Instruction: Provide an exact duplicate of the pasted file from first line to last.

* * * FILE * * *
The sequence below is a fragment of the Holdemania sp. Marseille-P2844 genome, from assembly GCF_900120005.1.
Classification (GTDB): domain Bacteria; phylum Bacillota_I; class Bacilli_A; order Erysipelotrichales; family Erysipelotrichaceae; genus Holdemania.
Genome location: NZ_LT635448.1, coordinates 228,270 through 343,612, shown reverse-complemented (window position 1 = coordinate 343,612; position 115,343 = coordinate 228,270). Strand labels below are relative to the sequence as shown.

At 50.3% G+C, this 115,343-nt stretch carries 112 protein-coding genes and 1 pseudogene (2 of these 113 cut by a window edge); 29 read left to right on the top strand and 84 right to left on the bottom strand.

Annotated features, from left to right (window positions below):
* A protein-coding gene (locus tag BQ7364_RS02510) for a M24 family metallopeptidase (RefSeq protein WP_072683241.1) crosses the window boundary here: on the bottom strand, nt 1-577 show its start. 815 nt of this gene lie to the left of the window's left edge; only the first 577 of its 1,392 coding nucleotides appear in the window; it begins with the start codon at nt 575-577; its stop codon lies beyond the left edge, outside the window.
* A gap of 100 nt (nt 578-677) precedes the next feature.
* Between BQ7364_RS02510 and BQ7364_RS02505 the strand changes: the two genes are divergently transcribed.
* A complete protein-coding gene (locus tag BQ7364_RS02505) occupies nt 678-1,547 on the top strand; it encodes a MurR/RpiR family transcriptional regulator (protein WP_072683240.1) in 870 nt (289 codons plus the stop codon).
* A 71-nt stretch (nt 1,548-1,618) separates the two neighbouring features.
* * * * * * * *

The sequence below is a fragment of the Holdemania sp. Marseille-P2844 genome, from assembly GCF_900120005.1.
Classification (GTDB): domain Bacteria; phylum Bacillota_I; class Bacilli_A; order Erysipelotrichales; family Erysipelotrichaceae; genus Holdemania.
Genome location: NZ_LT635448.1, coordinates 228,270 through 343,612, shown reverse-complemented (window position 1 = coordinate 343,612; position 115,343 = coordinate 228,270). Strand labels below are relative to the sequence as shown.

At 50.3% G+C, this 115,343-nt stretch carries 112 protein-coding genes and 1 pseudogene (2 of these 113 cut by a window edge); 29 read left to right on the top strand and 84 right to left on the bottom strand.

Annotated features, from left to right (window positions below):
* A protein-coding gene (locus tag BQ7364_RS02510) for a M24 family metallopeptidase (RefSeq protein WP_072683241.1) crosses the window boundary here: on the bottom strand, nt 1-577 show its start. 815 nt of this gene lie to the left of the window's left edge; only the first 577 of its 1,392 coding nucleotides appear in the window; it begins with the start codon at nt 575-577; its stop codon lies beyond the left edge, outside the window.
* A gap of 100 nt (nt 578-677) precedes the next feature.
* Between BQ7364_RS02510 and BQ7364_RS02505 the strand changes: the two genes are divergently transcribed.
* A complete protein-coding gene (locus tag BQ7364_RS02505) occupies nt 678-1,547 on the top strand; it encodes a MurR/RpiR family transcriptional regulator (protein WP_072683240.1) in 870 nt (289 codons plus the stop codon).
* A 71-nt stretch (nt 1,548-1,618) separates the two neighbouring features.